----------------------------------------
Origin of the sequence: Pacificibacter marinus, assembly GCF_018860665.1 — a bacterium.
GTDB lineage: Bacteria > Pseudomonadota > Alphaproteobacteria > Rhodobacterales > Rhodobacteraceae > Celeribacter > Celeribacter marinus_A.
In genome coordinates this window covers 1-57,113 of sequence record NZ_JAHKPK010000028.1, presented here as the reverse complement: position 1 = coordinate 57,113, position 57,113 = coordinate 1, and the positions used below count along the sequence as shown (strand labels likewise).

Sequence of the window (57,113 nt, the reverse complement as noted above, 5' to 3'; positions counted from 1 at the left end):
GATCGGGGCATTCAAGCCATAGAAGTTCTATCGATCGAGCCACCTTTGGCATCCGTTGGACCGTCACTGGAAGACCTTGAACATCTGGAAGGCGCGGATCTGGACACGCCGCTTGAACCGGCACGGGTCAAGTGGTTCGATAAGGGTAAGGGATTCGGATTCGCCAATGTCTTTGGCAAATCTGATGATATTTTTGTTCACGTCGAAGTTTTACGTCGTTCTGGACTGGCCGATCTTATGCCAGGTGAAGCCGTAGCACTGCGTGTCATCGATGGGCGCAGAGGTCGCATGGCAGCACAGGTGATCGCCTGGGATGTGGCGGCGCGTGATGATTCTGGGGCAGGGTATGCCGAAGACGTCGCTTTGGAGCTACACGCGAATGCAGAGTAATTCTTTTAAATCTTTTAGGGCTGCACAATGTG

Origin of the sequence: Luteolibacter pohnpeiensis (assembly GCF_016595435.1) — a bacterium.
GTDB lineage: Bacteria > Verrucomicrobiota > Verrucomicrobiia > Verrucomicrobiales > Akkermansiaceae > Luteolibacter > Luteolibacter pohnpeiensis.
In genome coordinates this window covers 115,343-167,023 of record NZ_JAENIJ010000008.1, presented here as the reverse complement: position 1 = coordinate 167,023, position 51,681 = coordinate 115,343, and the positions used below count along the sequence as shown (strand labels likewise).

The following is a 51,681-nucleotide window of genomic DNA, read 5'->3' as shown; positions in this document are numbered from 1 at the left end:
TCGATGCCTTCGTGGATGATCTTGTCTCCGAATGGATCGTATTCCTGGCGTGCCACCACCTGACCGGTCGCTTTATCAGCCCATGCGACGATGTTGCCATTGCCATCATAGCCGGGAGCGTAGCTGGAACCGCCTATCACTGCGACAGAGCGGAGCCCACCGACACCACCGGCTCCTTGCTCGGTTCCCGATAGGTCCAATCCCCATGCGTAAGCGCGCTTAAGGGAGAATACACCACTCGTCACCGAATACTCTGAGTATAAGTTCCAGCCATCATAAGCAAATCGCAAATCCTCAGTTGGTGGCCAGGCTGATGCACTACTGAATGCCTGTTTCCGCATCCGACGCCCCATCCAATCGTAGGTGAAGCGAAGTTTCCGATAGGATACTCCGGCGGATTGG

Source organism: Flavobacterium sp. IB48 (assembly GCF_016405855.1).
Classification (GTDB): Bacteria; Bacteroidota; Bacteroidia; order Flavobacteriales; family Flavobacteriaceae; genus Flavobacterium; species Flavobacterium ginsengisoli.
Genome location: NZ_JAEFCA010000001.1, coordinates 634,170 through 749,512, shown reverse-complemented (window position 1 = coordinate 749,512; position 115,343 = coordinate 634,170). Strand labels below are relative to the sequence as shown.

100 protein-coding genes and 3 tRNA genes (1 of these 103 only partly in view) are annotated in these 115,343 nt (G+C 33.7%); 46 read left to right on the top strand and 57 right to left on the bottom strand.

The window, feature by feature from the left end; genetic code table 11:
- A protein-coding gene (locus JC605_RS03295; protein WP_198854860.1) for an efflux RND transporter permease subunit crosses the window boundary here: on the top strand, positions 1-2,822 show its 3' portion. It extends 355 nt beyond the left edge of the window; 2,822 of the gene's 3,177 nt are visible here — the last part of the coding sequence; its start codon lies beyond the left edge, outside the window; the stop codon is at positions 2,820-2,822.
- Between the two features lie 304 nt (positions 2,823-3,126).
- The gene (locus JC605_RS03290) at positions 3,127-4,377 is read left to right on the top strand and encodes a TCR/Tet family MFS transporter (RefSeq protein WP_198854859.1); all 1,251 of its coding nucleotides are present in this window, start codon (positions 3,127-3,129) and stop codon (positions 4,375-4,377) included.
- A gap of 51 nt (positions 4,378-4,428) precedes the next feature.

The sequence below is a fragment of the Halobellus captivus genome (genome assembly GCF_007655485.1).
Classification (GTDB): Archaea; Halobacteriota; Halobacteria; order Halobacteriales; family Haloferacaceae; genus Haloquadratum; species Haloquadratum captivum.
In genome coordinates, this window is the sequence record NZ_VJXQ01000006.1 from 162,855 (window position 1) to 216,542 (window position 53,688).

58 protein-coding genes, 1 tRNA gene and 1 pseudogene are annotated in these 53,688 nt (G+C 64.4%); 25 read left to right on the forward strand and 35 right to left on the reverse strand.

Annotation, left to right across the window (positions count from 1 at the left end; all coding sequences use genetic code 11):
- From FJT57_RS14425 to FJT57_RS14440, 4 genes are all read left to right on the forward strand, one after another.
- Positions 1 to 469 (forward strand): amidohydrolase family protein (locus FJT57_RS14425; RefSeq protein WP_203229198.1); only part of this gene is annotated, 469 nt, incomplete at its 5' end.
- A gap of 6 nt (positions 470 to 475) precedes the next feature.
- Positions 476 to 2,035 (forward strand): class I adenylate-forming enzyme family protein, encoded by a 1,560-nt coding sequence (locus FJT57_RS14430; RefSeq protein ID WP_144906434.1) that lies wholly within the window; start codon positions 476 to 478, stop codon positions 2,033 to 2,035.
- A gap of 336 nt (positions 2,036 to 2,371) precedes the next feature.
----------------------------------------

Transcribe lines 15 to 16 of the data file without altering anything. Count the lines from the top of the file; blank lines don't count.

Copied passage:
The window, feature by feature from the left end; genetic code table 11:
- A protein-coding gene (locus JC605_RS03295; protein WP_198854860.1) for an efflux RND transporter permease subunit crosses the window boundary here: on the top strand, positions 1-2,822 show its 3' portion. It extends 355 nt beyond the left edge of the window; 2,822 of the gene's 3,177 nt are visible here — the last part of the coding sequence; its start codon lies beyond the left edge, outside the window; the stop codon is at positions 2,820-2,822.